While Helen grapples with this fractured sense of self, Frank is almost narcissistically secure. In the years after they move to Amsterdam together, he becomes a world-renowned artist. Despite lacking any formal training, he seems to absorb talent into him through careful observation and imitation. He is a meticulous study, and it reflects in his outdated, academic style in the vein of the Renaissance masters, like Raphael and Titian. Yet, by accident, his art is transformed when he realizes he cannot fit any of his finished paintings through the door to his studio and must cut them into smaller pieces. The art world is “aroused by the sight of destruction,” and his paintings are received as “the most innovative work of the era . . . a stroke of genius.” In the novel, violence and pleasure are entangled with one another, a connection that is key to Frank’s power over the art world, as well as his power over Helen. Unlike Frank, who offsets Helen like a rogue black hole, she hardly merits a footnote in his career. Despite “the daily upkeep, the organization, the sheer labor it took to look after everything,” he only ever sees her as an accessory to his genius. This imbalance initially drives Helen toward a practical, albeit loveless marriage with an American architect, but she leaves her husband when they are unable to have children and returns to Frank, who has in the interim had a son with a German dancer. The three then settle in Normandy, where Helen cares for Frank’s son Ludwig, while Frank paints trees.
Throughout the novel, Helen intimates tragic outcomes and murderous intent. Her innuendos are another sign of her inability as a narrator to make coherent sense of her life’s story. Early in the novel, she explains what she hopes to achieve with her monologue: “if only I’d known how to use those words which, in their written form, were my consummate skill; if I had known how to tame them so that they would carry my voice, none of this would have happened, would it?” It’s hard to know what would have been avoided had Helen known how to “tame” her words — to lock them down and contain them to her singular intentions. It’s another instance of how difficult it can be to link causes with effects, to create some semblance of order that might make sense of the novel’s tragic outcomes. This difficulty leads to some tonal friction, moments when it’s hard to tell whether the narrator is sincere or wry, as when she muses on “the great decade when we lived together in Normandy, when I eased back somewhat from my literary occupations and learned a few new tangible skills — how to bake my own bread, plant beans, plan a cold-blooded murder.” Is Helen manipulating us as readers — and thereby reversing the psycho-sexual dynamic that she has with Frank? Or, do these moments of dissonance reflect her inability to order her life’s narrative? Either way, the effect is that the novel veers toward melodrama, which is less a criticism than an observation of how strongly Helen’s traumatic experiences distort any fundamental sense of reality in the novel.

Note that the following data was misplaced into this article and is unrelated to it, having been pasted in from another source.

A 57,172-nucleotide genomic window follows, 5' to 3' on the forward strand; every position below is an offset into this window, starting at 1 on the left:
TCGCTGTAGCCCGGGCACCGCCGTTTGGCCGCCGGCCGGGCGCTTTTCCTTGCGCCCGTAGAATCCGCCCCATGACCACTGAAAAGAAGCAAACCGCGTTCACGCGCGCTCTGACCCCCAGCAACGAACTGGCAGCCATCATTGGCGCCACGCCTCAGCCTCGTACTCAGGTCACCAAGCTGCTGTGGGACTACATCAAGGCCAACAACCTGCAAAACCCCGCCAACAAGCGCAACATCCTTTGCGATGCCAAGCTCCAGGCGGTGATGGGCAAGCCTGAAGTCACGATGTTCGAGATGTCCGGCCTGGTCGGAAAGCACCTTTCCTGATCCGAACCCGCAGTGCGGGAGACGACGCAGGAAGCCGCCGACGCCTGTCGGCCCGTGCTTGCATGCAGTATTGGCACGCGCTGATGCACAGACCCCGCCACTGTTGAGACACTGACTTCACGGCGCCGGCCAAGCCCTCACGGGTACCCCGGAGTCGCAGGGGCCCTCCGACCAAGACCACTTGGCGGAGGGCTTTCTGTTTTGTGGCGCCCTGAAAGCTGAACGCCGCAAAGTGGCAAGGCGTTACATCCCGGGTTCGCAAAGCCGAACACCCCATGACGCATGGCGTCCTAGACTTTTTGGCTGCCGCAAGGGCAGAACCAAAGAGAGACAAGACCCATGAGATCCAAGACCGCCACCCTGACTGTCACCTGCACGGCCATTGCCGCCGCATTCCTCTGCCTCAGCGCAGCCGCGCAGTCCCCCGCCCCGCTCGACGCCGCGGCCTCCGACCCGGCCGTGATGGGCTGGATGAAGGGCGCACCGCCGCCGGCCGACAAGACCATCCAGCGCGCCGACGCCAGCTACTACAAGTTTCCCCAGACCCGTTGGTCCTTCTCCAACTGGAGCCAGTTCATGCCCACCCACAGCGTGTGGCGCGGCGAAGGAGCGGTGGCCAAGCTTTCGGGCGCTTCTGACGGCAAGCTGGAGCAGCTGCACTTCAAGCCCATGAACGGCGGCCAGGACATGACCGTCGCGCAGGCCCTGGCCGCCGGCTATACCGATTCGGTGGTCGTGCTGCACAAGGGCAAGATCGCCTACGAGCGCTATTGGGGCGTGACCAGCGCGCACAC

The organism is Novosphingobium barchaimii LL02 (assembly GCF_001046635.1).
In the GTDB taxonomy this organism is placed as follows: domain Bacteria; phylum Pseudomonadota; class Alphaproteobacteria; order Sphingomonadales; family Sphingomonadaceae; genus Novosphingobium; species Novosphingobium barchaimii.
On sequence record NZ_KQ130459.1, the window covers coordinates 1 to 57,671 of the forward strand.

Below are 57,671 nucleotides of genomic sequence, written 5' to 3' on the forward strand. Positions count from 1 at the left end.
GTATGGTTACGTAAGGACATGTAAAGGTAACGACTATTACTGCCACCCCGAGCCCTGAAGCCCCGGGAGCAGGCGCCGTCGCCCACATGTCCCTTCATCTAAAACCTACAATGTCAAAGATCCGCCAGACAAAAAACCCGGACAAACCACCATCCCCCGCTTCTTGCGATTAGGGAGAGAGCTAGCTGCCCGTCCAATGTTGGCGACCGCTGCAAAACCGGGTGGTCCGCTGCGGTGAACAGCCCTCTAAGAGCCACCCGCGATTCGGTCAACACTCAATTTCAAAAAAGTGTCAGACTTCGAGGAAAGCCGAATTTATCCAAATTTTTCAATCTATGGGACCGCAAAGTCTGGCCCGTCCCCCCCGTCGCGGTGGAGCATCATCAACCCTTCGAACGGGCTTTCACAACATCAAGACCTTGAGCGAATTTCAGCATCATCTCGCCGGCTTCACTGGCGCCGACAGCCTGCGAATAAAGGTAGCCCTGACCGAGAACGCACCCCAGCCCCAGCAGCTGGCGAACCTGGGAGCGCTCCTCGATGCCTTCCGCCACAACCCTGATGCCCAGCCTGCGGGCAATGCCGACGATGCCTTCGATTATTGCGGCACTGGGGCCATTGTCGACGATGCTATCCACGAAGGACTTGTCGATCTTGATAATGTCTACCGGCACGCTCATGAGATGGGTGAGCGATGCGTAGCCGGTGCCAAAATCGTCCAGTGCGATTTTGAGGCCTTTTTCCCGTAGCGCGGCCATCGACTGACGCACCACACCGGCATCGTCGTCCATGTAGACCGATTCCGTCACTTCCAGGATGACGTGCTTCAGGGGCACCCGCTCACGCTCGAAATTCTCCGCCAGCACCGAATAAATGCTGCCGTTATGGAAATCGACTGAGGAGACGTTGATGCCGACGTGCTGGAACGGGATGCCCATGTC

When Frank takes a much younger lover — the effetely named Zaza — Helen plots to kill her and restore her own centrality in Frank’s life. “In doing what I did, it was not solely because I hated her, I also did it to set you free and restore you to your art. Because your art was me. It was thanks to me that you painted.” She fails, but the event initiates a chain reaction that eventually culminates in Helen’s confession to a journalist that Ludwig’s mother took her own life after Frank abandoned her when she became pregnant. Ludwig is so hurt by this admission that he hangs himself in the forest behind their Normandy home — another example of the novel’s penchant for melodramatic escalation. If Kerninon is drawing a line between desire and violence, that connection is often too sharply drawn, leaving too little room for subtlety.
The struggle for recognition forms a thematic backbone to the novel, as Helen narrates the ease with which she abandons her own individuality and autonomy for the opportunity to orbit Frank’s vicinity. My Devotion concludes with a deflationary pessimism, a sour note about realizing too late the ultimate path of one’s life. Standing across from Frank, Helen dourly concludes, “I have spent my life writing, I do not know how to speak . . . That was our life, Frank. We will not get another one. That’s it. Kiss me. For everything else, it is too late.” Kerninon’s novel speaks to the anxiety of what it would mean to be disappointed — a notably millennial anxiety — and it is here that she realizes a vision for the novel. Devotion is less a subject matter for the novel and more its formal dynamic of representation. To be so unsustainably devoted to someone who cannot reciprocate? To want nothing more than to draw close to someone else, even if to do so is to risk pain? To realize the disappointment when your devotion is unmatched? Only the novel is up to the task of investigating that border between the world as we desire it and the world as it — so often disappointingly — is.
Matthew John Phillips is a writer and editor from Philadelphia, PA. He tweets at @mjphillips and his newsletter “Open + Worlds” can be found at matthewjohnphillips.substack.com.